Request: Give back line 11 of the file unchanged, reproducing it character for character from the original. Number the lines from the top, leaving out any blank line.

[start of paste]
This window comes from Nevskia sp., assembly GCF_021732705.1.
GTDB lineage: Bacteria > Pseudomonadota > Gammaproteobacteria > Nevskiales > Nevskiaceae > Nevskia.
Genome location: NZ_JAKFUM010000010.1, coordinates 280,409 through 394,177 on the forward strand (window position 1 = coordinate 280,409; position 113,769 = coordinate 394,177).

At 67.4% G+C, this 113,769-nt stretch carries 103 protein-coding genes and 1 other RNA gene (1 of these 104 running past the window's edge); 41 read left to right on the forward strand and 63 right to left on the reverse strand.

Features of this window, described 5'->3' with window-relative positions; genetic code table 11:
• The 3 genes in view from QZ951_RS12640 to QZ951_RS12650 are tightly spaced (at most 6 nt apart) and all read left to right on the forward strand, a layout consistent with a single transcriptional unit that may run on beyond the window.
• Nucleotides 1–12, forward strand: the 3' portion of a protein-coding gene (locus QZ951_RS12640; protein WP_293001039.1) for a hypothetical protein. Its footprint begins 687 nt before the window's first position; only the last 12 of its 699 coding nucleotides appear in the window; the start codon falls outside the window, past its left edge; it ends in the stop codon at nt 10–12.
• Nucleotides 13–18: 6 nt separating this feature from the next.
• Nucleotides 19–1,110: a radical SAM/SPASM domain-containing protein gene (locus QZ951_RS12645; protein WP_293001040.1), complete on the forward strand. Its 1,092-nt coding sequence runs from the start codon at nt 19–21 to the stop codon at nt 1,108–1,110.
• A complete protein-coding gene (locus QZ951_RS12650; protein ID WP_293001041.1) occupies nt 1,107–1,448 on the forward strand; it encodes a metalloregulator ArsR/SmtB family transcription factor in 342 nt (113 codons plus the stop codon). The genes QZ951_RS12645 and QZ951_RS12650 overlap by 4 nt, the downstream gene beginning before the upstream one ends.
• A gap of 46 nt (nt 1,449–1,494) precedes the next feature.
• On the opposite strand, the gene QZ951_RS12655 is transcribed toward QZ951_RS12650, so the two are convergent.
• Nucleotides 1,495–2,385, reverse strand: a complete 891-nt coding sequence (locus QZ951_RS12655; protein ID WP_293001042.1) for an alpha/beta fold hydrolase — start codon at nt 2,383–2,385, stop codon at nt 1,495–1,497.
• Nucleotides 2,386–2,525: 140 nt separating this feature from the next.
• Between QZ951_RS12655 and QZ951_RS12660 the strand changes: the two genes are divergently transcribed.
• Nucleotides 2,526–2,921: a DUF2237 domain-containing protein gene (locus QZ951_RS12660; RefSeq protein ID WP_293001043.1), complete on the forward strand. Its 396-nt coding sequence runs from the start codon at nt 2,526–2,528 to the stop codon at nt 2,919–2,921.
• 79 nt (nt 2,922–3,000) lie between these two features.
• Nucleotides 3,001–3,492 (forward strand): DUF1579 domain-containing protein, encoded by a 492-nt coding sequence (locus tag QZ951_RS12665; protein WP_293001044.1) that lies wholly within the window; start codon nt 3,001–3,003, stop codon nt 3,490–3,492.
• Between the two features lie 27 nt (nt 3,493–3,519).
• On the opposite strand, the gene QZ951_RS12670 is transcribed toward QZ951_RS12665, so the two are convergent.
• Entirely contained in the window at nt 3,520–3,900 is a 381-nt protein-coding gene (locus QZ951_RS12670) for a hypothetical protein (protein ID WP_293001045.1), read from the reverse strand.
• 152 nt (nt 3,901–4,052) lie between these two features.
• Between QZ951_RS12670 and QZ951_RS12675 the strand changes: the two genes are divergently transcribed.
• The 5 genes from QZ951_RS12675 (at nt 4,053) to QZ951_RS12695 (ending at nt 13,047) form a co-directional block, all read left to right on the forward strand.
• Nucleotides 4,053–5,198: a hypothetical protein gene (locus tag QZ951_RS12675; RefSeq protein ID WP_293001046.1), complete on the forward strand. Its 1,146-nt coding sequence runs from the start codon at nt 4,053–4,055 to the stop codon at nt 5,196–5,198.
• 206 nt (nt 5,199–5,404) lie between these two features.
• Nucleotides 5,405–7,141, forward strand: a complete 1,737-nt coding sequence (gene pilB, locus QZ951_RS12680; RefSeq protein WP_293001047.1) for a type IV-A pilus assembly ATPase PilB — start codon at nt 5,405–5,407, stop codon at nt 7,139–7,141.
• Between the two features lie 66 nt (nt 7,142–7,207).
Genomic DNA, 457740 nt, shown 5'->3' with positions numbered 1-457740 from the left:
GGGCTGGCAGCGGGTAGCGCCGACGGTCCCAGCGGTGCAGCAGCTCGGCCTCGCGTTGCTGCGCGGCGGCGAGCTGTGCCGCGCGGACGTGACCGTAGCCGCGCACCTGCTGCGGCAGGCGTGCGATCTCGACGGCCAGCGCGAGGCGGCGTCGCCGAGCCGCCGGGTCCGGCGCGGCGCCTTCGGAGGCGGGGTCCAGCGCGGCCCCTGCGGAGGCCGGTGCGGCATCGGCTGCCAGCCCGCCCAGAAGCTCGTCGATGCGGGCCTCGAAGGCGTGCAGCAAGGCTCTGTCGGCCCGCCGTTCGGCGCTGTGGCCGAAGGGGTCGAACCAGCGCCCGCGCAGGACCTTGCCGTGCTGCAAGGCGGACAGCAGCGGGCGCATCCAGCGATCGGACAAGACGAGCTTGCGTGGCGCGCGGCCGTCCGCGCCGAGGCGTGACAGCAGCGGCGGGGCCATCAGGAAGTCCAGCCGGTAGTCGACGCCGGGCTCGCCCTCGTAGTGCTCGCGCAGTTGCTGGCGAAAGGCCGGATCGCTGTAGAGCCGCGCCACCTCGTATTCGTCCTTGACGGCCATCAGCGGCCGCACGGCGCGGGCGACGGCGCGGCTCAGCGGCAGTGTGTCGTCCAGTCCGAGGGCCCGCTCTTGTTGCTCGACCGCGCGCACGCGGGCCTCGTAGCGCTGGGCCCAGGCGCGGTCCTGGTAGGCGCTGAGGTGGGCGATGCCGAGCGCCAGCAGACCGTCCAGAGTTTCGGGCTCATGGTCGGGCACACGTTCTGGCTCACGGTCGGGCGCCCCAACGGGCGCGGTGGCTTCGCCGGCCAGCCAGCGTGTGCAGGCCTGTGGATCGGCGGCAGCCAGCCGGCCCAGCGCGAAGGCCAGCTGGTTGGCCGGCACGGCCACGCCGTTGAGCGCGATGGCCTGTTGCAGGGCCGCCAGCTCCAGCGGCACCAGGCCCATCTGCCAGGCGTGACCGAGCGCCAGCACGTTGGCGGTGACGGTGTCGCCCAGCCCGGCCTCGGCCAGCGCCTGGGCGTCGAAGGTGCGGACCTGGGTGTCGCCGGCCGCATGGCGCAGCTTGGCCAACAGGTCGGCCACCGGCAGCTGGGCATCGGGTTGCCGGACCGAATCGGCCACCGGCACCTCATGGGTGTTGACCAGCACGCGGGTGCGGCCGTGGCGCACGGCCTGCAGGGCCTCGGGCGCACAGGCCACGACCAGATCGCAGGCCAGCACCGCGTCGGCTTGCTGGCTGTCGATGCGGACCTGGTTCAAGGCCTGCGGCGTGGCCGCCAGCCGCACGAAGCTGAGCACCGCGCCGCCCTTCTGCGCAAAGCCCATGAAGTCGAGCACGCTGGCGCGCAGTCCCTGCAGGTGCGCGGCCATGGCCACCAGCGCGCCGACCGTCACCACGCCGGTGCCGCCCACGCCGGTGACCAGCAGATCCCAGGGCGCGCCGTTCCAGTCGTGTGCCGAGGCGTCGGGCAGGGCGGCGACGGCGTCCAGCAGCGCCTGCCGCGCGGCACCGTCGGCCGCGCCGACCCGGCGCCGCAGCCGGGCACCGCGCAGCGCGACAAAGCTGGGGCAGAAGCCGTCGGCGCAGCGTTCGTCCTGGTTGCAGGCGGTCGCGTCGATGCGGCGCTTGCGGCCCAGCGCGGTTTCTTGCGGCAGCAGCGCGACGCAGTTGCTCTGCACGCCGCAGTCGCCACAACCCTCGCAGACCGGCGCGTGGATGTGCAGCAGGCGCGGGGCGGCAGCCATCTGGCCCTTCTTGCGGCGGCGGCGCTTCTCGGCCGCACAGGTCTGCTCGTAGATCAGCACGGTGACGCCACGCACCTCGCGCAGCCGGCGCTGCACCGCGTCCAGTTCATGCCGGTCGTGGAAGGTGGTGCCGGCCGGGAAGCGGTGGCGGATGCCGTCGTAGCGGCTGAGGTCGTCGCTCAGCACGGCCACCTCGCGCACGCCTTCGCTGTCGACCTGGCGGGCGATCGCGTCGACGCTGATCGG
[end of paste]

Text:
• A gap of 46 nt (nt 1,449–1,494) precedes the next feature.